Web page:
Some other new politically pointed questions ask whether the student has been socially excluded, harassed or threatened for sharing political views, lost friends because of their political beliefs and witnessed students with either liberal or conservative views receive “uncivil treatment.”

The survey also contains several new questions this year related to protests and freedom of speech on campus. It asks what actions are appropriate to challenge demonstrators or speakers, including using violence or attempting to block other students from attending an event, and what students think of how their administration has handled such matters or how they should.

<i>Graduate Assistants United Co-President Cassandra Urbenz stands on campus at the University of Florida in Gainesville, Tuesday, April 16, 20204. Urbenz has taken a firm stance on refusing to take the DEI survey sent out by the university. (Sydney Johnson/ Fresh Take Florida)</i><br/>
Graduate Assistants United Co-President Cassandra Urbenz stands on campus at the University of Florida in Gainesville, Tuesday, April 16, 20204. Urbenz has taken a firm stance on refusing to take the DEI survey sent out by the university. (Sydney Johnson/ Fresh Take Florida)

And it asks students about their comfort level in disagreeing with a professor on a controversial topic and expressing their opinions because of fear of reprisal.

“We didn't want our members to be taken advantage of for any political interest at all, so we felt the need to communicate that to our members,” said Cassie Urbenz, communications co-chair of UF’s Graduate Assistants United, which urged members not to take the survey. “The data can very easily be manipulated.”

In a statement about the survey, a representative of the Florida College System, which includes 28 public community and state colleges, said colleges and universities should be where students are taught how to think, not what to think.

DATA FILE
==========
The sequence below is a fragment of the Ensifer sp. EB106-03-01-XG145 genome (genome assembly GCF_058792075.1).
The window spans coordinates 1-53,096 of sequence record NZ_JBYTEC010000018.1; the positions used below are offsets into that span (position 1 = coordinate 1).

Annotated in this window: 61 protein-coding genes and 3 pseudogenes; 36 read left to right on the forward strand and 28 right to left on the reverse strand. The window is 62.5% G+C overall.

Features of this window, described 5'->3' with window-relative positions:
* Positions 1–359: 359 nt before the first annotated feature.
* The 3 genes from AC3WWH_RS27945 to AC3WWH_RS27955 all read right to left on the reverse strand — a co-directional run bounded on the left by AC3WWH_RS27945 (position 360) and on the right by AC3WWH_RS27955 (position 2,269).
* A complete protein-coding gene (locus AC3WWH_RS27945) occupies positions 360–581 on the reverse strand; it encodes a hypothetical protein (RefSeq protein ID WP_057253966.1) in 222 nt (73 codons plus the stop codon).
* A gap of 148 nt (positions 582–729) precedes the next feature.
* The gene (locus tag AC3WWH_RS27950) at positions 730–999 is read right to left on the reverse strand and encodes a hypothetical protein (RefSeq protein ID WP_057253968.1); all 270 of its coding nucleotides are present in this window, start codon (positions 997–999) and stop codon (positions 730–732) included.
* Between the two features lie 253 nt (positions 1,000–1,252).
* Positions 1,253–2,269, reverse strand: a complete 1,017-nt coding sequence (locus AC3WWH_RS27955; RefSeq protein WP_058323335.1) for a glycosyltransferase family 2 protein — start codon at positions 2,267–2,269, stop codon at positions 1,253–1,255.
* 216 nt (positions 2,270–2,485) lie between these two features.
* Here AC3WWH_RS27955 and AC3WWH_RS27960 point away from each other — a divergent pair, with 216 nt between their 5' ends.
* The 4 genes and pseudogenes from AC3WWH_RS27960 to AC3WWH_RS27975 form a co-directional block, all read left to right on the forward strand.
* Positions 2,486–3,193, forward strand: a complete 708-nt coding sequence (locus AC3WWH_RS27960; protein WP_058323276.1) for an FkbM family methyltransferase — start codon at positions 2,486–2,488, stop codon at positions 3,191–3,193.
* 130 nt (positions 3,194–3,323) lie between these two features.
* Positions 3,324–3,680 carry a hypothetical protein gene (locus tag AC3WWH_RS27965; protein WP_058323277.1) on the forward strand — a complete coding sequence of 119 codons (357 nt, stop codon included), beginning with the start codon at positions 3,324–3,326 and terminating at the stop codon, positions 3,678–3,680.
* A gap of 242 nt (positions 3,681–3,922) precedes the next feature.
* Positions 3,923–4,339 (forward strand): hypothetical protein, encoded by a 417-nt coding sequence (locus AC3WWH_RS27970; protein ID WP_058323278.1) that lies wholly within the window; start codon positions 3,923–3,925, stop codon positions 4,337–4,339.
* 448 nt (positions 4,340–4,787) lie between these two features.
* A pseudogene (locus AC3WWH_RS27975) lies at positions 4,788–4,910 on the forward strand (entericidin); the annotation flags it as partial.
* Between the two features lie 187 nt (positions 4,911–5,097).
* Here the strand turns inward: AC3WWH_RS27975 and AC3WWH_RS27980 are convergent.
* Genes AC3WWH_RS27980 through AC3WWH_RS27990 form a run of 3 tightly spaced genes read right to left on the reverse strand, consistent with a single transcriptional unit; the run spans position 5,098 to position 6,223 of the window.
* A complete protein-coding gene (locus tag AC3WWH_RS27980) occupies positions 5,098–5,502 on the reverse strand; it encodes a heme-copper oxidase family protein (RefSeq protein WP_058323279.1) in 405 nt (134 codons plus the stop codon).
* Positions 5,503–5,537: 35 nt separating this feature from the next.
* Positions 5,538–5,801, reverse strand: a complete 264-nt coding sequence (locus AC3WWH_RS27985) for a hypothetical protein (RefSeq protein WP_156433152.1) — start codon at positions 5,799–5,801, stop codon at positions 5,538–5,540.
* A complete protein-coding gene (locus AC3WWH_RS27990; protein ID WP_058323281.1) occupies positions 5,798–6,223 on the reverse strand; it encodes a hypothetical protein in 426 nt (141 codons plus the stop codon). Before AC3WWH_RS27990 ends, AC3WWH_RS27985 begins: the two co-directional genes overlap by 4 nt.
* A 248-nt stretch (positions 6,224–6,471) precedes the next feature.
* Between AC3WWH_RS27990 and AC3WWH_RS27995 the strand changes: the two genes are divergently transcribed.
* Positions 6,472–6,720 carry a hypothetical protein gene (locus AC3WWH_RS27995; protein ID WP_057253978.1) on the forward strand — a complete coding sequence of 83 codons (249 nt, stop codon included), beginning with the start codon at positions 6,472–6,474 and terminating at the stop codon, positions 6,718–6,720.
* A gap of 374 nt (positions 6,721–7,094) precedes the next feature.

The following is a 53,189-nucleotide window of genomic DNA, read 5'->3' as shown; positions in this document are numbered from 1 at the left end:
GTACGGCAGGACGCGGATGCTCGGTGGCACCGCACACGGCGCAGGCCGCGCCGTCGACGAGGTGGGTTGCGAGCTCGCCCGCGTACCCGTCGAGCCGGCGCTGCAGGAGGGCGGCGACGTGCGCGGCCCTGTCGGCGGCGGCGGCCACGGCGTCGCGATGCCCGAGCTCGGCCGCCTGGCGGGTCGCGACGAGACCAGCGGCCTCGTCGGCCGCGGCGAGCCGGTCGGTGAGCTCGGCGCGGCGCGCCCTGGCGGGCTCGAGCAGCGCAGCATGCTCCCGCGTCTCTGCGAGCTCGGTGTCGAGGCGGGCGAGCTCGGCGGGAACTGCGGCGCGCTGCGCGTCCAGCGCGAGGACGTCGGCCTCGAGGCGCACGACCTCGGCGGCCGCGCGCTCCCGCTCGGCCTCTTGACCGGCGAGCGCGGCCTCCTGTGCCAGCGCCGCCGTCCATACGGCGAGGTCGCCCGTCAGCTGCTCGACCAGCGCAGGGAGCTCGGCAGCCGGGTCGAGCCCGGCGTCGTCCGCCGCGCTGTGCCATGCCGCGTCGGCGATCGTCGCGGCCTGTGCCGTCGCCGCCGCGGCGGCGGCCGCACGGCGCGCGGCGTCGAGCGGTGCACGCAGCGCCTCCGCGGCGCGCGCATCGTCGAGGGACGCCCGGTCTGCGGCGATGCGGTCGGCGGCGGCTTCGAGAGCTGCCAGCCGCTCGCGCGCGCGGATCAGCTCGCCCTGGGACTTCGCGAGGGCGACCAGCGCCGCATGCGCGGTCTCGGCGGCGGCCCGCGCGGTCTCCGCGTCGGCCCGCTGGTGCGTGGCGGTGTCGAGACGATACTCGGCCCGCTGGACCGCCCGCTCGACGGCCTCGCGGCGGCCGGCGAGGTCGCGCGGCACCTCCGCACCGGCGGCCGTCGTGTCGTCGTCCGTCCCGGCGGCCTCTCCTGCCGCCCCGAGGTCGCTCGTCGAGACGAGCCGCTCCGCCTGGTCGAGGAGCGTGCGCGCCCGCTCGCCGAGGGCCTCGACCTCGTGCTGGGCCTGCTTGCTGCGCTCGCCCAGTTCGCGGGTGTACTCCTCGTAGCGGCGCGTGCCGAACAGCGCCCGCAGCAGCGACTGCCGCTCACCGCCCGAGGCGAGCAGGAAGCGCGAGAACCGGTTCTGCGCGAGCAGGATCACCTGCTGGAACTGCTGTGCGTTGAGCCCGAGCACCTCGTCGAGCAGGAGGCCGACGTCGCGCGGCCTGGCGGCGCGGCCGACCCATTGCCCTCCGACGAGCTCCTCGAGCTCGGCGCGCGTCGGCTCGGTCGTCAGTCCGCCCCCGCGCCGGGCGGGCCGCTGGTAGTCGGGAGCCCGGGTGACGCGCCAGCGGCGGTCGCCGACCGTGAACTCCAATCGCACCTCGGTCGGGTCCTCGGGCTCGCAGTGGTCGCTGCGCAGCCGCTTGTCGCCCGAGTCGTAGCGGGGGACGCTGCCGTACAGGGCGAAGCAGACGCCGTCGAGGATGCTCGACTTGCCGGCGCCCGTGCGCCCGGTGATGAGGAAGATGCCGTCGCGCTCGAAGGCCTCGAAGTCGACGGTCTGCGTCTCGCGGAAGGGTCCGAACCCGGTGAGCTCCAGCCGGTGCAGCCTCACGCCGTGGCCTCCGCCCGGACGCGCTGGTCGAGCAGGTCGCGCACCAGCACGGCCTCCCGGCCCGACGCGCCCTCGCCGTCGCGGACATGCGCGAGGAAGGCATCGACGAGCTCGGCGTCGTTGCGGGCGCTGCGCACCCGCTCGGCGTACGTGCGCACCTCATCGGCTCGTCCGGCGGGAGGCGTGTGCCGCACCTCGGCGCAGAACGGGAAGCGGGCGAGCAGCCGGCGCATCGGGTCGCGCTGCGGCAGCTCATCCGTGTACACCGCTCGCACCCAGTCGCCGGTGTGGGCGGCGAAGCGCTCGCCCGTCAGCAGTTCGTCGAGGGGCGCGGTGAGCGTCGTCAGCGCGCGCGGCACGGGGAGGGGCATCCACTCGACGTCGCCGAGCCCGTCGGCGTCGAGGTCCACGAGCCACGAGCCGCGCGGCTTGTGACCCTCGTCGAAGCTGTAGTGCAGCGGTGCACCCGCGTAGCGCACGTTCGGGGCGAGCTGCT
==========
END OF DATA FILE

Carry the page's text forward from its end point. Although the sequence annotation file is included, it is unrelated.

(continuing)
“The college campus is supposed to be a place where ideas can be freely discussed, weighed against each other, and informed conclusions can be drawn, and no student should feel alienated or persecuted for expressing their opinions in their college institutions,” the statement said.

Deanna Michael, an associate professor of higher education and policy at the University of South Florida, said too many of the survey questions focus on the dynamic between liberals and conservatives.

"Intellectual freedom and diversity is not really about political thought," said Michael, a past chair of the Board of Governors’ Advisory Council of Faculty Senates, adding that she isn’t sure whether she will take the survey this year.

On campuses, many conservative students welcomed the questionnaire.

Natalie Schiffer, a 22-year-old University of Central Florida senior and president of her university’s chapter of the conservative group Turning Point USA, took the survey using a link sent to her via text. She encourages every student to participate.

Schiffer said she often feels uncomfortable expressing conservative views on campus and added that she has been flipped off by students for being affiliated with Turning Point USA. During lectures, she said, one of her professors frequently expresses his progressive beliefs.

"There are times when I feel that I cannot talk about the clubs I am involved in or I cannot speak on certain things out of fear of getting failed or having someone be mean or nasty to me,” she said.